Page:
Keywords: pain assessment; visual analogue scale; validity; usability; utility pain assessment; visual analogue scale; validity; usability; utility

1. Introduction

Colic is a common condition of horses characterised by abdominal pain and high mortality. In 2015, it caused 31% of deaths in horses aged 1 to 20 years, making it the most common cause of equine death in the USA [1]. Research and clinical experience have shown that severity of pain is an important parameter for clinical decision making, monitoring patient status, evaluating analgesia effectiveness, humane end-point decisions, as well as for research [2,3]. However, pain assessment is subjective [4]; thus, when global rating scales, such as numerical rating scales (NRS) and visual analogue scales (VAS), are used, experience with horses [5] and interpretation of pain depends on understanding the species’ normal behaviour. A major difficulty with global rating scales, lacking any descriptive criteria for pain assessment, is that they may be subject to many observer biases [6]. They are also not very reliable [7,8], and in repeated measurements, measurement error causes inconsistent results [9].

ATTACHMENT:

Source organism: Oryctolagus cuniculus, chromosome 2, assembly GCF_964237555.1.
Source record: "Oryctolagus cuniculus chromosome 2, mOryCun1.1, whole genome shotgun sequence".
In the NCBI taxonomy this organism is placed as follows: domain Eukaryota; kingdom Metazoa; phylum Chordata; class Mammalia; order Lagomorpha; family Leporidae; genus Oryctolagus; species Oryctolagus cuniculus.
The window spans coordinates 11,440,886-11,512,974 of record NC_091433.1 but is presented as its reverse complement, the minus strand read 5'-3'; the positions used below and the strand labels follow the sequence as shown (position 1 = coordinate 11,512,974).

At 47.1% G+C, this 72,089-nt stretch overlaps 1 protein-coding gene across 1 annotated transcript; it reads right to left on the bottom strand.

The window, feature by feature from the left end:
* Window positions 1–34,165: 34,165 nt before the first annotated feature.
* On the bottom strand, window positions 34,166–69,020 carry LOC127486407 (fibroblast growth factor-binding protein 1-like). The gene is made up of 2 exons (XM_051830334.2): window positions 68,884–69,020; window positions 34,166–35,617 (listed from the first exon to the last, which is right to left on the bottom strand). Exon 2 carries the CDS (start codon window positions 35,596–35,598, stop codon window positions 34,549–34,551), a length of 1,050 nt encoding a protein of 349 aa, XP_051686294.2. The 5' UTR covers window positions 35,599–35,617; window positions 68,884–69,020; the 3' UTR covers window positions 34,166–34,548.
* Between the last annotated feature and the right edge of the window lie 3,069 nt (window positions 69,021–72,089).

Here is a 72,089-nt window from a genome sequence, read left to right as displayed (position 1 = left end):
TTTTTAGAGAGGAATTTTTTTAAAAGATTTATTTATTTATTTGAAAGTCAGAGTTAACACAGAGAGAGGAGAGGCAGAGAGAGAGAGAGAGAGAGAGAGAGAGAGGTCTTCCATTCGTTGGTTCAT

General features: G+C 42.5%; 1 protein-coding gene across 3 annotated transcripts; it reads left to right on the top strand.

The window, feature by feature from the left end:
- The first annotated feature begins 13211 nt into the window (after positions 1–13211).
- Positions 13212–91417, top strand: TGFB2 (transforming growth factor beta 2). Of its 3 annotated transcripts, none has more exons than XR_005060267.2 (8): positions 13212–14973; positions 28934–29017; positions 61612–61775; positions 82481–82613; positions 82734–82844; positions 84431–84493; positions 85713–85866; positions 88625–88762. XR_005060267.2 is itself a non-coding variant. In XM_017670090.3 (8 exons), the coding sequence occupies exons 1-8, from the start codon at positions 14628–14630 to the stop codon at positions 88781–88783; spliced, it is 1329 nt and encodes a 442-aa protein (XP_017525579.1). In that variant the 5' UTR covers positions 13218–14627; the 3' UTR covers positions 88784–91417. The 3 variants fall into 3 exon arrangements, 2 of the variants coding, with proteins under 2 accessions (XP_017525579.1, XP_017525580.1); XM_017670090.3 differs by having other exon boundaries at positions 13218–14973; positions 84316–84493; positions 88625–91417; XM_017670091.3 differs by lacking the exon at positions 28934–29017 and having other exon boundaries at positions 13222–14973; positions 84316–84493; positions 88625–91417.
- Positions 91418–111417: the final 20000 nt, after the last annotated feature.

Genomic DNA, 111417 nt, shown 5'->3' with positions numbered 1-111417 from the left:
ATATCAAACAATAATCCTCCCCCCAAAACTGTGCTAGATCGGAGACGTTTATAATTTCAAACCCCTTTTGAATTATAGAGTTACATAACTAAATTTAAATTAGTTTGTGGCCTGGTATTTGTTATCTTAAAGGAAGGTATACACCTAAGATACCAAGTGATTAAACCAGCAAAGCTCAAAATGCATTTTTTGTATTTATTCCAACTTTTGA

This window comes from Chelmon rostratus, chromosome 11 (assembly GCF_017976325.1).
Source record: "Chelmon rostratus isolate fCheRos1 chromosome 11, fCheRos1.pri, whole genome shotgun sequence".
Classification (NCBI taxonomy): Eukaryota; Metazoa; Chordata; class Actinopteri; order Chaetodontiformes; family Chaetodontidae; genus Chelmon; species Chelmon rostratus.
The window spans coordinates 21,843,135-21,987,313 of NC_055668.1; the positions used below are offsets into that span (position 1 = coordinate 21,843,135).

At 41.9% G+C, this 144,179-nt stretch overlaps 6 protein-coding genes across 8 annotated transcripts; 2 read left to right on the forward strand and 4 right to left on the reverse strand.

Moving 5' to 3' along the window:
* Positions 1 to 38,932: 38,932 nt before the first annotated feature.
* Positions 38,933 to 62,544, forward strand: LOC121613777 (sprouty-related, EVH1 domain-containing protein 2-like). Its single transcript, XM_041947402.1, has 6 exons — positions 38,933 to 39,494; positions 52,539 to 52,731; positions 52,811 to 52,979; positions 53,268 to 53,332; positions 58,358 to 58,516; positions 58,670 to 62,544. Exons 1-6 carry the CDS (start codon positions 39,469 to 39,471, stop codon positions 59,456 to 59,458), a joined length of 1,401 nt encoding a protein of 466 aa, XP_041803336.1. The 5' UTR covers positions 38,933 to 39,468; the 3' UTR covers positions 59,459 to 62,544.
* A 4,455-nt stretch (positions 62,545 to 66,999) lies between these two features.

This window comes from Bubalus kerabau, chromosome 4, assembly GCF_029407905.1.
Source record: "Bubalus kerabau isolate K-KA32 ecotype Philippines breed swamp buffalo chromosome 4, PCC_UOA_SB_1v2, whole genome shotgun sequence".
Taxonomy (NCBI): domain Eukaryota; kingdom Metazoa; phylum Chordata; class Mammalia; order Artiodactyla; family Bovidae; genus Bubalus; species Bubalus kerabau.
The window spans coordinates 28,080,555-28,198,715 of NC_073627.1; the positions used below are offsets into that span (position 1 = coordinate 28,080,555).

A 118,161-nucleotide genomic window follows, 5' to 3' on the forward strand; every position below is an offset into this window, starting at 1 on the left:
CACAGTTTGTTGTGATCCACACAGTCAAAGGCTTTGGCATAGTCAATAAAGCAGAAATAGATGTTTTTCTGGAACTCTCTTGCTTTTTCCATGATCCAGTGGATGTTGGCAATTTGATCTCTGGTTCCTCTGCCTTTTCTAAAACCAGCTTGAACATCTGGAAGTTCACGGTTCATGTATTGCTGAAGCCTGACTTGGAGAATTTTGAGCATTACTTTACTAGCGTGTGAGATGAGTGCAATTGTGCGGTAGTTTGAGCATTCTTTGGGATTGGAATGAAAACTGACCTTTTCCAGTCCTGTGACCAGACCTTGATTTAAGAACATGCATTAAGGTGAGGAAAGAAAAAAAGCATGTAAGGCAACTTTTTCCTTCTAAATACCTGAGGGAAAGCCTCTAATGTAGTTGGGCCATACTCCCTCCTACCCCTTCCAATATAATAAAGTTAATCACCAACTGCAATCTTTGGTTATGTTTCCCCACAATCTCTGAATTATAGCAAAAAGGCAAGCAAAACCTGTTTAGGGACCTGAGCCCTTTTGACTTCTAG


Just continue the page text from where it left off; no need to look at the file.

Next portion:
There have been many attempts to devise pain scoring systems in horses [10,11]. Less subjective scoring systems, such as composite pain scales incorporating physiological and behavioural parameters, demonstrate higher interobserver reliability compared to VAS [12]. Physiological variables, however, are not specific for pain; thus, behaviours, induced by pain, have become a focus of pain assessment [13].
Among the pain scales based on behaviours, the Horse Grimace Scale and the equine facial expression pain scale require training [14]. The Equine Acute Abdominal Pain Scale (EAAPS) utilises typical colic behaviours with good to excellent agreement and minimal bias between observers (equine veterinarians) viewing films of horses with colic [15]. Therefore, training may not be needed for observers with experience in treating colic cases.
The EAAPS is a simple descriptive scale. A simple one-digit score is given to grade the severity of pain based on descriptors to guide the choice of the score (Table 1). The EAAPS has been shown to have significantly higher interobserver and intraobserver reliabilities than either global scale, VAS or NRS or another simple descriptive scale [8,15,16,17]. These results indicate that EAAPS can be relied upon due to its reproducibility [10,13,14].